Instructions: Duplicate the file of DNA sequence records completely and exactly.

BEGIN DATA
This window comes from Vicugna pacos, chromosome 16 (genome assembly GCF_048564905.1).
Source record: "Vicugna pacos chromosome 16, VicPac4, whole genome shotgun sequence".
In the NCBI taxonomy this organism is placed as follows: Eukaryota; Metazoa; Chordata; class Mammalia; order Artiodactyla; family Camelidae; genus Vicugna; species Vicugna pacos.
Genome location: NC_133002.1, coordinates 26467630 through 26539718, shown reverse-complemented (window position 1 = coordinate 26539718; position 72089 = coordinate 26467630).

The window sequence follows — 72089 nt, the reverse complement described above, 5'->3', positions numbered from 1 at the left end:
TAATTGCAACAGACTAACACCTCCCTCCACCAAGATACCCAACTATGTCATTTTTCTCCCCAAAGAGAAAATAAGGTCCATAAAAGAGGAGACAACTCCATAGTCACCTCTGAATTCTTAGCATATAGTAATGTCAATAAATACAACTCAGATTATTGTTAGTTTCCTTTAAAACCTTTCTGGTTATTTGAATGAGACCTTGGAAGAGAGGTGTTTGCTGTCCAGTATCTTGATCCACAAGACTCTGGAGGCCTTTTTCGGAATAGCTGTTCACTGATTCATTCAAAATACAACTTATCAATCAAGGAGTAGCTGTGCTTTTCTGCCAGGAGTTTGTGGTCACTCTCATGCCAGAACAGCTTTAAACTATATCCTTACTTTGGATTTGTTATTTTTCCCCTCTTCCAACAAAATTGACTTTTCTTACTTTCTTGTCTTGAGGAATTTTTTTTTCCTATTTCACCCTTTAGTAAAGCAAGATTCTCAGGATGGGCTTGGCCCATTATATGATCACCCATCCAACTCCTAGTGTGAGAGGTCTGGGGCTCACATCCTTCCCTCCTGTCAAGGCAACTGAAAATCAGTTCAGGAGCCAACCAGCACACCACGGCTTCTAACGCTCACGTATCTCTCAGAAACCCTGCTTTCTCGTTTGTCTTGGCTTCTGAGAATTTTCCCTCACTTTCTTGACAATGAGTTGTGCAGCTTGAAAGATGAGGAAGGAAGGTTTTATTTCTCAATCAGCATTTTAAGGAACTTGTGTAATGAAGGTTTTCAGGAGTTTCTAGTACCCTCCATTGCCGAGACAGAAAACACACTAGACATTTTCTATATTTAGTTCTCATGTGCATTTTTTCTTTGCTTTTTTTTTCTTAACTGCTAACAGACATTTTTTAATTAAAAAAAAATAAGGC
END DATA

This window comes from Vicugna pacos, chromosome 16 (genome assembly GCF_048564905.1).
Source record: "Vicugna pacos chromosome 16, VicPac4, whole genome shotgun sequence".
In the NCBI taxonomy this organism is placed as follows: Eukaryota; Metazoa; Chordata; class Mammalia; order Artiodactyla; family Camelidae; genus Vicugna; species Vicugna pacos.
Genome location: NC_133002.1, coordinates 26467630 through 26539718, shown reverse-complemented (window position 1 = coordinate 26539718; position 72089 = coordinate 26467630).

The window sequence follows — 72089 nt, the reverse complement described above, 5'->3', positions numbered from 1 at the left end:
TAATTGCAACAGACTAACACCTCCCTCCACCAAGATACCCAACTATGTCATTTTTCTCCCCAAAGAGAAAATAAGGTCCATAAAAGAGGAGACAACTCCATAGTCACCTCTGAATTCTTAGCATATAGTAATGTCAATAAATACAACTCAGATTATTGTTAGTTTCCTTTAAAACCTTTCTGGTTATTTGAATGAGACCTTGGAAGAGAGGTGTTTGCTGTCCAGTATCTTGATCCACAAGACTCTGGAGGCCTTTTTCGGAATAGCTGTTCACTGATTCATTCAAAATACAACTTATCAATCAAGGAGTAGCTGTGCTTTTCTGCCAGGAGTTTGTGGTCACTCTCATGCCAGAACAGCTTTAAACTATATCCTTACTTTGGATTTGTTATTTTTCCCCTCTTCCAACAAAATTGACTTTTCTTACTTTCTTGTCTTGAGGAATTTTTTTTTCCTATTTCACCCTTTAGTAAAGCAAGATTCTCAGGATGGGCTTGGCCCATTATATGATCACCCATCCAACTCCTAGTGTGAGAGGTCTGGGGCTCACATCCTTCCCTCCTGTCAAGGCAACTGAAAATCAGTTCAGGAGCCAACCAGCACACCACGGCTTCTAACGCTCACGTATCTCTCAGAAACCCTGCTTTCTCGTTTGTCTTGGCTTCTGAGAATTTTCCCTCACTTTCTTGACAATGAGTTGTGCAGCTTGAAAGATGAGGAAGGAAGGTTTTATTTCTCAATCAGCATTTTAAGGAACTTGTGTAATGAAGGTTTTCAGGAGTTTCTAGTACCCTCCATTGCCGAGACAGAAAACACACTAGACATTTTCTATATTTAGTTCTCATGTGCATTTTTTCTTTGCTTTTTTTTTCTTAACTGCTAACAGACATTTTTTAATTAAAAAAAAATAAGGC